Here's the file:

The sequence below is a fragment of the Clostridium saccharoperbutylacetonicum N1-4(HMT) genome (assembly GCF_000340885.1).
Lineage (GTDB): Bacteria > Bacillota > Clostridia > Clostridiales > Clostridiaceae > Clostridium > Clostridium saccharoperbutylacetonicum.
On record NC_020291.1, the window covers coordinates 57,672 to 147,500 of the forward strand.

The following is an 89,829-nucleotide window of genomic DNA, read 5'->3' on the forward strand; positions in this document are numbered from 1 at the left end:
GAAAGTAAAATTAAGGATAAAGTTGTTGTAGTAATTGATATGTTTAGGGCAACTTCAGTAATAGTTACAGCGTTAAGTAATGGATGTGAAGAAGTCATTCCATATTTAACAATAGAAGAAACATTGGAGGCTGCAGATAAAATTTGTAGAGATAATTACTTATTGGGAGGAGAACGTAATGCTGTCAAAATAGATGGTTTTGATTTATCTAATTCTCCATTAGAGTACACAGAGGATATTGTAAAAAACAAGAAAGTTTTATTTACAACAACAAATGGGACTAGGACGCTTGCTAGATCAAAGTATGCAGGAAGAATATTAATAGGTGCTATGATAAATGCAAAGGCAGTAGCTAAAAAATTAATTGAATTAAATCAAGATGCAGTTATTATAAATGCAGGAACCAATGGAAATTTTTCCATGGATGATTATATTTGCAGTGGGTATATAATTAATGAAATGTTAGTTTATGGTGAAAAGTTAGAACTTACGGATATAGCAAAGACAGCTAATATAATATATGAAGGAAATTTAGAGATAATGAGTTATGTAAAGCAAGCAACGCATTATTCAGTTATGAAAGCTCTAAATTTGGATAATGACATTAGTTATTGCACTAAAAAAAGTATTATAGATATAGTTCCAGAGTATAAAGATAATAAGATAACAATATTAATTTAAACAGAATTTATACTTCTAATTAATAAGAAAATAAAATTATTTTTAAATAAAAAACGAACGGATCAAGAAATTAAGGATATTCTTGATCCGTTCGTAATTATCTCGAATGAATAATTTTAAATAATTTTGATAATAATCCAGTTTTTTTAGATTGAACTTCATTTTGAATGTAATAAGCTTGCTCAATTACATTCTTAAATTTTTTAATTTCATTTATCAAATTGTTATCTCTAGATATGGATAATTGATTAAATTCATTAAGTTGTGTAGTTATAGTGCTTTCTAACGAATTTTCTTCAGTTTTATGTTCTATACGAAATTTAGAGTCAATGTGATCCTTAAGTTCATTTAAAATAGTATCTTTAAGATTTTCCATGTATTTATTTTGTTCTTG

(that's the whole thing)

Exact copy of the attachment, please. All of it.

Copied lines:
The sequence below is a fragment of the Clostridium saccharoperbutylacetonicum N1-4(HMT) genome (assembly GCF_000340885.1).
Lineage (GTDB): Bacteria > Bacillota > Clostridia > Clostridiales > Clostridiaceae > Clostridium > Clostridium saccharoperbutylacetonicum.
On record NC_020291.1, the window covers coordinates 57,672 to 147,500 of the forward strand.

The following is an 89,829-nucleotide window of genomic DNA, read 5'->3' on the forward strand; positions in this document are numbered from 1 at the left end:
GAAAGTAAAATTAAGGATAAAGTTGTTGTAGTAATTGATATGTTTAGGGCAACTTCAGTAATAGTTACAGCGTTAAGTAATGGATGTGAAGAAGTCATTCCATATTTAACAATAGAAGAAACATTGGAGGCTGCAGATAAAATTTGTAGAGATAATTACTTATTGGGAGGAGAACGTAATGCTGTCAAAATAGATGGTTTTGATTTATCTAATTCTCCATTAGAGTACACAGAGGATATTGTAAAAAACAAGAAAGTTTTATTTACAACAACAAATGGGACTAGGACGCTTGCTAGATCAAAGTATGCAGGAAGAATATTAATAGGTGCTATGATAAATGCAAAGGCAGTAGCTAAAAAATTAATTGAATTAAATCAAGATGCAGTTATTATAAATGCAGGAACCAATGGAAATTTTTCCATGGATGATTATATTTGCAGTGGGTATATAATTAATGAAATGTTAGTTTATGGTGAAAAGTTAGAACTTACGGATATAGCAAAGACAGCTAATATAATATATGAAGGAAATTTAGAGATAATGAGTTATGTAAAGCAAGCAACGCATTATTCAGTTATGAAAGCTCTAAATTTGGATAATGACATTAGTTATTGCACTAAAAAAAGTATTATAGATATAGTTCCAGAGTATAAAGATAATAAGATAACAATATTAATTTAAACAGAATTTATACTTCTAATTAATAAGAAAATAAAATTATTTTTAAATAAAAAACGAACGGATCAAGAAATTAAGGATATTCTTGATCCGTTCGTAATTATCTCGAATGAATAATTTTAAATAATTTTGATAATAATCCAGTTTTTTTAGATTGAACTTCATTTTGAATGTAATAAGCTTGCTCAATTACATTCTTAAATTTTTTAATTTCATTTATCAAATTGTTATCTCTAGATATGGATAATTGATTAAATTCATTAAGTTGTGTAGTTATAGTGCTTTCTAACGAATTTTCTTCAGTTTTATGTTCTATACGAAATTTAGAGTCAATGTGATCCTTAAGTTCATTTAAAATAGTATCTTTAAGATTTTCCATGTATTTATTTTGTTCTTG